Zuora CEO: We're Seeing More Interest in Subscription Business Models

The COVID-19 pandemic has led more businesses to appreciate the value of subscription-based revenue streams, Zuora's CEO said after his company's latest earnings report.
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With an assist from a relatively low valuation, Zuora  (ZUO) - Get Report is up about 3% following the posting of its April quarter earnings report.

Zuora, a major provider of billing and revenue automation software for subscription businesses, topped April quarter (fiscal first quarter) estimates while reporting 15% revenue growth and 10% subscription billings growth. Transactions conducted on Zuora’s platform rose 27% to $12.3 billion, an acceleration from the January quarter’s 21% growth.

Zuora guided for July quarter revenue of $72.5 million to $75 million, which was in-line with analyst estimates and implies 6% growth at its midpoint, while cautioning that subscription billings growth will slow during the quarter. The fiscal 2021 (ends in Jan. 2021) sales and earnings guidance that Zuora issued in its January quarter report was withdrawn, although the company did reiterate that it expects to achieve breakeven free cash flow by the end of fiscal Q4.

Following Zuora’s earnings report and call, I had another chance to talk with founder and CEO Tien Tzuo. Here’s a look at some notable comments he made, slightly edited for clarity.

How subscription activity has been trending among Zuora clients in different verticals over the last few months.

“The headline message is that half the companies are actually unaffected by COVID. About 20% to 25% are actually accelerating. And the categories that are accelerating are things like e-learning, video streaming at home...and collaboration software, including things like Zoom  (ZM) - Get Report.

On the other end of the spectrum, the 15% or so that are actually seeing contraction in their subscriber bases, [where] subscriber churn has been outpacing subscriber acquisition, and those have been primarily in the transportation space, and in the sports-related spaces.”

Whether Zuora has been seeing changes in its clients’ long-term thinking about subscription businesses,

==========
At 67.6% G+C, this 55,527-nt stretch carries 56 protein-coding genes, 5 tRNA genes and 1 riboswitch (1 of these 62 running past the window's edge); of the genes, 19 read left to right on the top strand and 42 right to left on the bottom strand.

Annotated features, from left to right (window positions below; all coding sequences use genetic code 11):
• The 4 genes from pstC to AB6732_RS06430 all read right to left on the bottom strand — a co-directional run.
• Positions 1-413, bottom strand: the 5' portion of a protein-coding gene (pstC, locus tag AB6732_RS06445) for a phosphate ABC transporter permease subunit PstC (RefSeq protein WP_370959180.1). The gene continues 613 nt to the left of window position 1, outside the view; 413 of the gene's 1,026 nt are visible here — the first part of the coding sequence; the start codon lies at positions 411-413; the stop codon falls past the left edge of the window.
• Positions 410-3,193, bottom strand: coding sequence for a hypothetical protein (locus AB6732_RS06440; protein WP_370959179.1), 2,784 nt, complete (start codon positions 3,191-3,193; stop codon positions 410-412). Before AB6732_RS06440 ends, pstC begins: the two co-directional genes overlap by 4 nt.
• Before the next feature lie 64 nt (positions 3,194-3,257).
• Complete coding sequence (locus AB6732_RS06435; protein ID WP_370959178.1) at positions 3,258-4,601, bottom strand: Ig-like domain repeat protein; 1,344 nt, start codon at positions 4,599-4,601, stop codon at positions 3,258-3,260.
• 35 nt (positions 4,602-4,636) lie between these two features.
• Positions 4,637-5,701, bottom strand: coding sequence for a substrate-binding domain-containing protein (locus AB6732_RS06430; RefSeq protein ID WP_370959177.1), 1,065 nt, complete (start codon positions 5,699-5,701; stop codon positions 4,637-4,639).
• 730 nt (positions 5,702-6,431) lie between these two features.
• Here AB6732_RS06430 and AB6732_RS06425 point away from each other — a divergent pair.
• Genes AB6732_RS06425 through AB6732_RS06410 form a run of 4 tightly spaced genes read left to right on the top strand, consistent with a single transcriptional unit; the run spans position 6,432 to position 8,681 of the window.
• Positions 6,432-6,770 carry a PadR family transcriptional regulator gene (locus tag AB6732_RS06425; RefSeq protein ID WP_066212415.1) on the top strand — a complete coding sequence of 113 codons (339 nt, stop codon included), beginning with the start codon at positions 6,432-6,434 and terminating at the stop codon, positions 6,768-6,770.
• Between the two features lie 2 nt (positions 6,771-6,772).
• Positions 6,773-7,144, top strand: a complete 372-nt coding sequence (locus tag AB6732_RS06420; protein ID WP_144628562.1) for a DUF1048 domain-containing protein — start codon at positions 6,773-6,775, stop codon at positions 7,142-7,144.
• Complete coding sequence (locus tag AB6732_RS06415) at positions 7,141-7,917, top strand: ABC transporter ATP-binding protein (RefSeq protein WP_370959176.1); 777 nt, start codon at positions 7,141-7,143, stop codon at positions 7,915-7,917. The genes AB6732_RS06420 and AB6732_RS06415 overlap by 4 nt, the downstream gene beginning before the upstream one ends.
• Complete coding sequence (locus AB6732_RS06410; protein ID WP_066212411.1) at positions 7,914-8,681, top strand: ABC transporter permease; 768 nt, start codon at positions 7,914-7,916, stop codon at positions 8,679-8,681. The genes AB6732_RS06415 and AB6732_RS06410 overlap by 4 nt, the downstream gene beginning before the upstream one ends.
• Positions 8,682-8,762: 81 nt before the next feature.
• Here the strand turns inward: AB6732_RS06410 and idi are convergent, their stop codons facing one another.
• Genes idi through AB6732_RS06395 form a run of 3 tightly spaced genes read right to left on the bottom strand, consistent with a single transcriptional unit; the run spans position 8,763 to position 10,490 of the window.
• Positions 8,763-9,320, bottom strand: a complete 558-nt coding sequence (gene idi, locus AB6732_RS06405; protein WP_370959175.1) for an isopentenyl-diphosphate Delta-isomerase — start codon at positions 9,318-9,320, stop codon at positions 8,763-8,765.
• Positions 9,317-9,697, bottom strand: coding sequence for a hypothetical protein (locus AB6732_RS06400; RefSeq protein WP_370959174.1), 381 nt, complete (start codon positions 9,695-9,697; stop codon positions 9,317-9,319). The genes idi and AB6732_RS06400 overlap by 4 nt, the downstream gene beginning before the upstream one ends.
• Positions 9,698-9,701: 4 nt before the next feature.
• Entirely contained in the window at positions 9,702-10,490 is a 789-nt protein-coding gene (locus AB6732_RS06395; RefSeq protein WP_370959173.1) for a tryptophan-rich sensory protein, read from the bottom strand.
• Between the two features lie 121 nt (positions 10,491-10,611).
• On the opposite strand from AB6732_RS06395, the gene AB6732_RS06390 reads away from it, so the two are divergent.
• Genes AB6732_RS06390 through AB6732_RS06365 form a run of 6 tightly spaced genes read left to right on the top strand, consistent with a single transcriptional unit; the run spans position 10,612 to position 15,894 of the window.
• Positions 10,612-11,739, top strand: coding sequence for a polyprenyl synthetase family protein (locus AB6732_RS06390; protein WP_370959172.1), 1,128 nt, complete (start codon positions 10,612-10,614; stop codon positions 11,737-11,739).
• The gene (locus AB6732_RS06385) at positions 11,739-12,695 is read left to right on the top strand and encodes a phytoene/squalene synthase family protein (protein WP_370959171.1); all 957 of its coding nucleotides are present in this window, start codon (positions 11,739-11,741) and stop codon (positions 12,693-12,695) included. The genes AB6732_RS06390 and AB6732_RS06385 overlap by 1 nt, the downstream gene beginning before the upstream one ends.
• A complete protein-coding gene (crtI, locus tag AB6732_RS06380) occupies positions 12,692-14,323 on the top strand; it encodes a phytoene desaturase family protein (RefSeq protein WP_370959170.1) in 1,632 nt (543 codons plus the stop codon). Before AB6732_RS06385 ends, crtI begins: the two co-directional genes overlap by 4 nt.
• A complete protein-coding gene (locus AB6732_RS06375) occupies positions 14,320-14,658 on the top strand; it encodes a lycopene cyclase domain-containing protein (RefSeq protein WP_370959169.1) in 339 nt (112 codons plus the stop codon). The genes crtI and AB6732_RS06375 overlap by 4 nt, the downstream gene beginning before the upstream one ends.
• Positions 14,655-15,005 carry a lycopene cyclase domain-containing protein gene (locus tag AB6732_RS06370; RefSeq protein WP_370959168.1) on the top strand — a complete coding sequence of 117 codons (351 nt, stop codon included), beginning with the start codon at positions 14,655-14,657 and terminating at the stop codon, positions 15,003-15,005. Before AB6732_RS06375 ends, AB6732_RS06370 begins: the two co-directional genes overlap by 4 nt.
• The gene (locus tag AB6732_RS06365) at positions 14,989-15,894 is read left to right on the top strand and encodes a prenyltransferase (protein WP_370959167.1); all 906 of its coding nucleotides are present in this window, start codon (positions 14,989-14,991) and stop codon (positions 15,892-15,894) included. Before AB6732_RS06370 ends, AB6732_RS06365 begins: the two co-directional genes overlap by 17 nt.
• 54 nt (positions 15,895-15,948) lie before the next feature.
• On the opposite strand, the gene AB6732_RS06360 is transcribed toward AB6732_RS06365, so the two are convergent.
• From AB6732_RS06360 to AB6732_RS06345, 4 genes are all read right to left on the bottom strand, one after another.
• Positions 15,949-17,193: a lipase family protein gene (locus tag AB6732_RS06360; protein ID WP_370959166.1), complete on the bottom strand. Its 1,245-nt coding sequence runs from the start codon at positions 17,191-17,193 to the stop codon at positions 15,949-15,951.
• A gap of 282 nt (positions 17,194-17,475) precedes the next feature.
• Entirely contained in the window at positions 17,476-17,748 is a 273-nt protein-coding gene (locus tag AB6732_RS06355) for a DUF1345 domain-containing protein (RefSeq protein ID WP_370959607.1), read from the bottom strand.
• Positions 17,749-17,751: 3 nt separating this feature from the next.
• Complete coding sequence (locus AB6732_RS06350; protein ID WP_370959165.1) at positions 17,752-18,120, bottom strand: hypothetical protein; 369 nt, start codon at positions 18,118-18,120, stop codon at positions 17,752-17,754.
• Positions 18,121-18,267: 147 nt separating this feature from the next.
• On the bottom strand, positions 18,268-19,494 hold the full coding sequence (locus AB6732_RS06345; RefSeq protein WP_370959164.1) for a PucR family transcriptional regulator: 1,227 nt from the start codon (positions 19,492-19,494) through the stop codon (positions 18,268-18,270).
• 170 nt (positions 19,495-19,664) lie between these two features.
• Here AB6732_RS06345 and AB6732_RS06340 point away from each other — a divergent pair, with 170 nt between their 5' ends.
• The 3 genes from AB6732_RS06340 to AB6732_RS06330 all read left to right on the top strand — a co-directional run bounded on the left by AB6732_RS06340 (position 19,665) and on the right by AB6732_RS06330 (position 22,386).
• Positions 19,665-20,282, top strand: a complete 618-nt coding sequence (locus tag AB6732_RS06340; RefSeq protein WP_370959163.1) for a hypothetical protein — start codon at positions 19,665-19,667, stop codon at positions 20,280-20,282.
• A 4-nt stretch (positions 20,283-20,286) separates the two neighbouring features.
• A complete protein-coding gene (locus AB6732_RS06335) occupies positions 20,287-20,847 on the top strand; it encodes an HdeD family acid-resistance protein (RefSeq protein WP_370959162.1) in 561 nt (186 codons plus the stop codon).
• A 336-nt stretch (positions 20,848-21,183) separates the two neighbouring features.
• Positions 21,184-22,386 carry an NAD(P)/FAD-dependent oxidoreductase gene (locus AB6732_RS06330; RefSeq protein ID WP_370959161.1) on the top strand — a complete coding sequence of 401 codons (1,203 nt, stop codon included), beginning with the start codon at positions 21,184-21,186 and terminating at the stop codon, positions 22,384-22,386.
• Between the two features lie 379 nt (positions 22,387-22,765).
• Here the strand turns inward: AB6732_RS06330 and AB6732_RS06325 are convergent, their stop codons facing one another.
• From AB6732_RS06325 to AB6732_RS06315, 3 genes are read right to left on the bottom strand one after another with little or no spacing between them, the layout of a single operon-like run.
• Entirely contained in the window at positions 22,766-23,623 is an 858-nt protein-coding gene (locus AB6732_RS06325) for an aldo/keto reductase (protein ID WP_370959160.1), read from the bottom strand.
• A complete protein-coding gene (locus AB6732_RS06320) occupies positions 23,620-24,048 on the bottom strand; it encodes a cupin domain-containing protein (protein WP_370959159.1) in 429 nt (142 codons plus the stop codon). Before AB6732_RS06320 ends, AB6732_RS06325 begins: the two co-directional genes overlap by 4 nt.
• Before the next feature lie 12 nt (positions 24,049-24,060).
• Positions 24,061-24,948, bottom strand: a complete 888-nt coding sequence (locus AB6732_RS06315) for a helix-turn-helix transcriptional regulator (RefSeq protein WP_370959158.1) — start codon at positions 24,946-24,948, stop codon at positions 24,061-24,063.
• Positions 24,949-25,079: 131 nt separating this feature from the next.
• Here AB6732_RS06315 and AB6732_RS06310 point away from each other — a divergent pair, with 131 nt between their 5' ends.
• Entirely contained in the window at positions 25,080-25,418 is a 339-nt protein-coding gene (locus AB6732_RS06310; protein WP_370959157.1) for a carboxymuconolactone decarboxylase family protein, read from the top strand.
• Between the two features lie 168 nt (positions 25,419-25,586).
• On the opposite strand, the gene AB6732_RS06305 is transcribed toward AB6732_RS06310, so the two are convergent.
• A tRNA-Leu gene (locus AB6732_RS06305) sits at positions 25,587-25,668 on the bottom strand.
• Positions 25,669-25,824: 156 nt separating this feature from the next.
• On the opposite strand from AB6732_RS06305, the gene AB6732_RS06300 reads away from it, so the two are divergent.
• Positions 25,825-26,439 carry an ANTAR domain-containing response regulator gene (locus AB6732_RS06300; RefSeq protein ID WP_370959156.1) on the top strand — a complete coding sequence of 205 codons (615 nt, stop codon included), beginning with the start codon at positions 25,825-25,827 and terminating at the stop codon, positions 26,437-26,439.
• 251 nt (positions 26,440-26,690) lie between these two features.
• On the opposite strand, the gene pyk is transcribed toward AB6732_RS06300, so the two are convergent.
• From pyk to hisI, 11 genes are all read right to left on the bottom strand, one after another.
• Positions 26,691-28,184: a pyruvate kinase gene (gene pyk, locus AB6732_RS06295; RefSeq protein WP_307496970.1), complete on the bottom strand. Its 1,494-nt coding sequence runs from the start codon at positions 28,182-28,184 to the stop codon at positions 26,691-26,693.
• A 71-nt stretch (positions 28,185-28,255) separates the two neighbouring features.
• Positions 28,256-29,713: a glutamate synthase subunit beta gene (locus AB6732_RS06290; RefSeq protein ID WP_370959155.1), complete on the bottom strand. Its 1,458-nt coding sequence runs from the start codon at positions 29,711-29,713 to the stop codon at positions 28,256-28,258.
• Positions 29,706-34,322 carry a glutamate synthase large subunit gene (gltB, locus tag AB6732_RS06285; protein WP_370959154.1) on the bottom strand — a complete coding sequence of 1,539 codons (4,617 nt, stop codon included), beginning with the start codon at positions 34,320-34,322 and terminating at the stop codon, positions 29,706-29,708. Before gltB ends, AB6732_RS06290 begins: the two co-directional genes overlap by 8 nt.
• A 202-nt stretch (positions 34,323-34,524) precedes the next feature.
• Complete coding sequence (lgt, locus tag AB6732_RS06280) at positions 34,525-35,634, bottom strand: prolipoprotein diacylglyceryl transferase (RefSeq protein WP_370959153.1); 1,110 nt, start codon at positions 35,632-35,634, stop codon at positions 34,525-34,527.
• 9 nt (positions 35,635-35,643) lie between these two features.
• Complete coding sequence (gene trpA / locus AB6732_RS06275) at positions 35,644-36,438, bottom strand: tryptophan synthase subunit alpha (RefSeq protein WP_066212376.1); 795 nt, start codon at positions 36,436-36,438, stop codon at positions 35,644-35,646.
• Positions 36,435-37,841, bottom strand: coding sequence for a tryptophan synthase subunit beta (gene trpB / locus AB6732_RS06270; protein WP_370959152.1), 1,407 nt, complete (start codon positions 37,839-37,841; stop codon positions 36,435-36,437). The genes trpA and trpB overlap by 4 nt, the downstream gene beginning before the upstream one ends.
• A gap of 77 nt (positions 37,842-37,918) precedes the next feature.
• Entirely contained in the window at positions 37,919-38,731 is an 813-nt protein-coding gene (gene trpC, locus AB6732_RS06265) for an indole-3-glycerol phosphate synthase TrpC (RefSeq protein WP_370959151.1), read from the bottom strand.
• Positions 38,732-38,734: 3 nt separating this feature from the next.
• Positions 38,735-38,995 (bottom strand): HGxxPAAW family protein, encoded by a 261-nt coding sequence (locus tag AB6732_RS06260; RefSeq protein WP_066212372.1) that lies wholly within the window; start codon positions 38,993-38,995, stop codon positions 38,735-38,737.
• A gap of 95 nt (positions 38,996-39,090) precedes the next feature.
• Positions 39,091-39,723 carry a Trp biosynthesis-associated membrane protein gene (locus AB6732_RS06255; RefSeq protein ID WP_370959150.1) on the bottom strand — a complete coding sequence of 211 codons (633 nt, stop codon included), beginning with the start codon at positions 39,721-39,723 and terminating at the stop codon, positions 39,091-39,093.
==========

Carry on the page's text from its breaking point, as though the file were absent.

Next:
"Absolutely. And that’s what really excites us. Companies are...saying, ‘Thank god we’re a subscription business. Thank god we have the resiliency. We can’t imagine managing through this current situation not as a subscription business. We’re not seeing 50, 60, 70%, overnight drops in revenue, that’s just not happening.'

And even [among] the companies that are being adversely impacted by the current environment, they’re shrinking, but they’re shrinking slowly. They’re doing a good job of hanging onto their subscriber bases.

And on the flip side, the companies that have a mixed subscription model, [for example] in the media space, advertising revenues are plummeting, but subscription revenues are growing, and so they’re shifting more of their focus into those parts of the business.

And finally, there are companies that have no subscription business whatsoever, and they’re realizing that they don’t want to be caught short-changed again [during] the next economic shock. And so we’re seeing an increased interest...in subscription-based business models.”

Whether Zuora saw improved deal trends in May, given that the company said on its earnings call that 75% of the deals that had slipped during its April quarter had closed in May.

“I think every company is different, and I think companies are starting to normalize. And so we talked about [how] we’re seeing continued month-over-month improvements in the quality of our pipeline.